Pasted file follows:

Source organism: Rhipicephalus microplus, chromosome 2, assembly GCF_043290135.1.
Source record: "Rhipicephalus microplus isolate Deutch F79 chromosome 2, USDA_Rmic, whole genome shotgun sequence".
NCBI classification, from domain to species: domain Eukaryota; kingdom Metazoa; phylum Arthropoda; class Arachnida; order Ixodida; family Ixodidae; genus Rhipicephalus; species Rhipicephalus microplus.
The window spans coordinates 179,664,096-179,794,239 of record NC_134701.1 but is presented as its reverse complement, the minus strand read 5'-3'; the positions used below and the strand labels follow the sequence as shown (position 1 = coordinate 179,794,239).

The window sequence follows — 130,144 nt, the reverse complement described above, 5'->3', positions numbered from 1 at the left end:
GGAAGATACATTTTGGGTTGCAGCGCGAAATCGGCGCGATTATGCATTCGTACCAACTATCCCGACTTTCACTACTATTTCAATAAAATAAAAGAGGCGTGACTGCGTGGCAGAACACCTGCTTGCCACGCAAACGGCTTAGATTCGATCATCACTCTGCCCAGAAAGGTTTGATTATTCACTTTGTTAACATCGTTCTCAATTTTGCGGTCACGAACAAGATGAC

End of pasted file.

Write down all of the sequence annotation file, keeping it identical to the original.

Source organism: Rhipicephalus microplus, chromosome 2, assembly GCF_043290135.1.
Source record: "Rhipicephalus microplus isolate Deutch F79 chromosome 2, USDA_Rmic, whole genome shotgun sequence".
NCBI classification, from domain to species: domain Eukaryota; kingdom Metazoa; phylum Arthropoda; class Arachnida; order Ixodida; family Ixodidae; genus Rhipicephalus; species Rhipicephalus microplus.
The window spans coordinates 179,664,096-179,794,239 of record NC_134701.1 but is presented as its reverse complement, the minus strand read 5'-3'; the positions used below and the strand labels follow the sequence as shown (position 1 = coordinate 179,794,239).

The window sequence follows — 130,144 nt, the reverse complement described above, 5'->3', positions numbered from 1 at the left end:
GGAAGATACATTTTGGGTTGCAGCGCGAAATCGGCGCGATTATGCATTCGTACCAACTATCCCGACTTTCACTACTATTTCAATAAAATAAAAGAGGCGTGACTGCGTGGCAGAACACCTGCTTGCCACGCAAACGGCTTAGATTCGATCATCACTCTGCCCAGAAAGGTTTGATTATTCACTTTGTTAACATCGTTCTCAATTTTGCGGTCACGAACAAGATGAC